She looks both relieved but still quite uncomfortable, sweat on her brow and fidgeting in her seat. "Well, that's really interesting, but I feel so guilty because of my religion. I am very involved in my church."
"So, what is it about your religion that makes you feel guilty about this? It's not as if you are taking some action to try to draw her spirit to you, from what I'm hearing you say. Is that correct?"
She answers, "Well, that's right. I'm not doing anything to cause this, but...I don't know why I feel so guilty." Lucy promised to think about the source of her guilt during the next week, before her next session.
Although it was an inconvenient time to end the session, time was up, other clients were awaiting their sessions, and we had made great progress that day. She had agreed to do some art therapy homework to help her in resolving her grief -- drawing images of her deceased aunt and making a memory box to house treasures they had enjoyed together, pictures of them together, her aunt's jewelry, birthday cards -- things like that. Lucy stated she would bring the images and the decorated memory box with her next week for her session. She seemed a bit more at ease with her experiences, but still uncomfortable when she left.
When Lucy returned the following week, she happily showed me pictures she had drawn -- some with charcoal pencils, some with chalk pastels, of her deceased aunt. And her memory box was lovely. She'd purchased a suitable heavy cardboard box from an office supply store and decorated it with copies of pictures she'd taken at events they had attended together, and holiday photos of times they had shared together. She smiled brightly as I complimented her on her progress, and she continued to beam.
I smile, as Lucy continues to shine with her radiant smile, obviously beginning to heal from her deep grief, the result of her artistic endeavors related to her therapy. I then ask, "So, how have you been feeling since our last session? Last week, you'd told me that you've been feeling guilty about hearing your aunt's walker. Have you given this some thought?"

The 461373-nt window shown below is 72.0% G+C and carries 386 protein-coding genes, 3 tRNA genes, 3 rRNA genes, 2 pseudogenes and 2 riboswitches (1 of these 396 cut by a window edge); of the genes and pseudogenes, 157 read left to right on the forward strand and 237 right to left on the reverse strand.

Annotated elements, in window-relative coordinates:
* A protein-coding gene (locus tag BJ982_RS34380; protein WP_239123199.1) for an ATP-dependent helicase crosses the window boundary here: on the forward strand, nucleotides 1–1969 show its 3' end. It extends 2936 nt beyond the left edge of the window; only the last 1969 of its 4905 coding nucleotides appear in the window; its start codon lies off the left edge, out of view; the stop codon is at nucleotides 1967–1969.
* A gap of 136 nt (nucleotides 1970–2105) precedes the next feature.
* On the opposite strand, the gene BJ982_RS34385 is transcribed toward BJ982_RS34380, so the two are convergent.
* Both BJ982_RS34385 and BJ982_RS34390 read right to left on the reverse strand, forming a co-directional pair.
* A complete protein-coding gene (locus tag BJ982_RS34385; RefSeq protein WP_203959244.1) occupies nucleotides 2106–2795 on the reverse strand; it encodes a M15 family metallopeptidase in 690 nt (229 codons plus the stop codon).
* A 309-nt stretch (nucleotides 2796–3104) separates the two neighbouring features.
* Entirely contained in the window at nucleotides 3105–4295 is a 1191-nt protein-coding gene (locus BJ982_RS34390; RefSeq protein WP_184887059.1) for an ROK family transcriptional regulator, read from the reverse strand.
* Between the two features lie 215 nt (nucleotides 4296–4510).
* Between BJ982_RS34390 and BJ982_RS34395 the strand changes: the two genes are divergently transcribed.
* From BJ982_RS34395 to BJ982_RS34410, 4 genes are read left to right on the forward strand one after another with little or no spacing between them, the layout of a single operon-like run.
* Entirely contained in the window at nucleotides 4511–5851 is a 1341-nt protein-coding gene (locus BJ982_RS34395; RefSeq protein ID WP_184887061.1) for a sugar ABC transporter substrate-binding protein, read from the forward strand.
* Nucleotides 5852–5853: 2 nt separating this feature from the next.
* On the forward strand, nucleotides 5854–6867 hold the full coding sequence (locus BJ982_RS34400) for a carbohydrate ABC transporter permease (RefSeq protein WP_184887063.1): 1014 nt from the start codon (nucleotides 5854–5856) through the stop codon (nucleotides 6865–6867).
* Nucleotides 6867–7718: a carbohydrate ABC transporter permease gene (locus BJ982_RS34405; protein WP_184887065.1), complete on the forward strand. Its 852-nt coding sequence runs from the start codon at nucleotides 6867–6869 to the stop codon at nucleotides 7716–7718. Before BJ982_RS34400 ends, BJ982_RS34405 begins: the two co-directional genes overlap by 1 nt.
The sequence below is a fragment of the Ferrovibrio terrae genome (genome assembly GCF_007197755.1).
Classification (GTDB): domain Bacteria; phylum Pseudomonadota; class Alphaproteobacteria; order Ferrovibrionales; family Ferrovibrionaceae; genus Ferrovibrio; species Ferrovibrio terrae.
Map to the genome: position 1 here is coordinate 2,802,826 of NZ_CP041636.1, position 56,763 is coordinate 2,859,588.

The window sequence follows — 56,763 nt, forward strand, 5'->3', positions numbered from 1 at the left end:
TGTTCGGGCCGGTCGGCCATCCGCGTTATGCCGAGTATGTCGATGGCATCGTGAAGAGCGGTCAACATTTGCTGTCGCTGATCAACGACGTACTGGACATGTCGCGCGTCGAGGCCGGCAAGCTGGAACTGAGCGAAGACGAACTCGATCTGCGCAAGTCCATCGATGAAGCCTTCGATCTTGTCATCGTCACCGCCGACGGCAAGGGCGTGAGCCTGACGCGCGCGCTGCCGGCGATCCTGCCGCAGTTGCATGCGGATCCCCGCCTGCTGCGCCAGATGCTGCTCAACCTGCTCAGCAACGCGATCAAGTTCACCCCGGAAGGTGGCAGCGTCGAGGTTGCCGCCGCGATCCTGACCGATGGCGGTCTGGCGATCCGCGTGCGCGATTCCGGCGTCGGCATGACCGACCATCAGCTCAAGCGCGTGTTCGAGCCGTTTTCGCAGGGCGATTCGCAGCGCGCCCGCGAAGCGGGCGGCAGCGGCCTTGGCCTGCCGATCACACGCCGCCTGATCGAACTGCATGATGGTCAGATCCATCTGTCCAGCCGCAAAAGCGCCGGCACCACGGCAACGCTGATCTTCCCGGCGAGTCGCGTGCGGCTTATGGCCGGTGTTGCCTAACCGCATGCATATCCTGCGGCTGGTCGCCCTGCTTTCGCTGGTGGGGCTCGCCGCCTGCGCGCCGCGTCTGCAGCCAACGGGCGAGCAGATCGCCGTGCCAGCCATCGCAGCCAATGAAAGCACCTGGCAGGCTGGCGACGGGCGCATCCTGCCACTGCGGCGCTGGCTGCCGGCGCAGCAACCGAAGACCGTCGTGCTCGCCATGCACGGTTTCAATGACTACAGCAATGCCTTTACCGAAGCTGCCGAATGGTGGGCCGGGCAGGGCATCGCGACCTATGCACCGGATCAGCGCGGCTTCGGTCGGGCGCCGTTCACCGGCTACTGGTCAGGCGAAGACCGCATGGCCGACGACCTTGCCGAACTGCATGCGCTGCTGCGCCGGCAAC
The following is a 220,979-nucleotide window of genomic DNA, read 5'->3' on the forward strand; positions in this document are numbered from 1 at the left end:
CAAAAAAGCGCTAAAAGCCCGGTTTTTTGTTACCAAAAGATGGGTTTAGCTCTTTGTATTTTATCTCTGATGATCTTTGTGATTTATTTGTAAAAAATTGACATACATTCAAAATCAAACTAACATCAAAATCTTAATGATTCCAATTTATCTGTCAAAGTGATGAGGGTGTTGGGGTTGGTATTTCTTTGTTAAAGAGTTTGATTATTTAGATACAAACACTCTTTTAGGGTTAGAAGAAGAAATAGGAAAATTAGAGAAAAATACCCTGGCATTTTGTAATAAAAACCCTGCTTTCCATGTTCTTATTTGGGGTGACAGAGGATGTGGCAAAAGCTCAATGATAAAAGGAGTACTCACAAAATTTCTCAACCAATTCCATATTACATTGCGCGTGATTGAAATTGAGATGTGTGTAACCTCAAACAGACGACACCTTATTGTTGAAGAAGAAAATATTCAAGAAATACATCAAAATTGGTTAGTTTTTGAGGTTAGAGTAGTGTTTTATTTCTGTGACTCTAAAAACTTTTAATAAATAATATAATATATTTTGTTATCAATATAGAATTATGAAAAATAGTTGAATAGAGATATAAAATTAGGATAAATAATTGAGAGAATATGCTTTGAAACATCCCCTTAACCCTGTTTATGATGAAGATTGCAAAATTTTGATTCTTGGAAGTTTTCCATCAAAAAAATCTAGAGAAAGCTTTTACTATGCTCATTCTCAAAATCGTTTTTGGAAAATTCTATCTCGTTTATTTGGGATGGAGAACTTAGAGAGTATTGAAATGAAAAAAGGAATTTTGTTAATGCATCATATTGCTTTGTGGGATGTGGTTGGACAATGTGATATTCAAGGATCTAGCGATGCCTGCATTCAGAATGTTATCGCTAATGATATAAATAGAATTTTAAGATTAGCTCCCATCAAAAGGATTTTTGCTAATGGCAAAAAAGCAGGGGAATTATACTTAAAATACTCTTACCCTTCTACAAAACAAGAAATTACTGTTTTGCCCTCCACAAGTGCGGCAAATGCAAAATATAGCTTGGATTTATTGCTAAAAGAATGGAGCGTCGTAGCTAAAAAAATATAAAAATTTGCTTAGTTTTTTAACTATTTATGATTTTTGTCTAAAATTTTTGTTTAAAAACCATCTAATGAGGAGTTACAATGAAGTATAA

Lucy looked down at her hands, fidgeting in her lap. Her smile had faded away and a look of shame and concern washed over her face. Her posture absolutely drooped. "Well, I think I know why...it's because the Bible doesn't talk about this."
"So I think I'm hearing you say that you feel guilty about hearing your aunt's walker and feeling her presence because the Bible doesn't discuss this type of situation. Is that correct?"
"Yes," Lucy said softly, with an obvious air of shame and guilt weighing on her.
Not wanting to step on religious toes, I ask, "Have you spoken with your pastor or some of the ladies in your church group about these feelings?"
Lucy looks up, eyes wide with a look of horror on her face, "Oh, I could never do that! They would think I'm really a bad person because the Bible doesn't talk about this sort of thing."
I raise the possibility that their responses may not be so harsh, given the very high percentage of people who experience similar circumstances, accompanied by religious-based guilt, following the death of a close loved one, but Lucy does not seem convinced.
"I just couldn't," Lucy says softly, her head hanging in shame.
"OK," I say. "Have you ever been to the Field Museum in Chicago, Lucy?"
"No," she replies with a questioning look on her face.
"I've not been for many years, but when you walk in there are dinosaur skeletons in the museum -- some 20 to 30 feet tall. And they are real. And the Bible doesn't talk about dinosaurs either. Do you think it's possible that the Bible not addressing the type of experiences you are having is similar to the Bible not addressing the fact that dinosaurs once roamed the earth?"
She simultaneously lifted her head, eyes wide open, mouth slightly open in an "O" shape -- shocked at the thought. "I had never considered that the Bible doesn't talk about everything we could possibly encounter in life!" she exclaimed, with a sense of hopefulness. She appeared to be getting excited at the thought of having permission to think independently.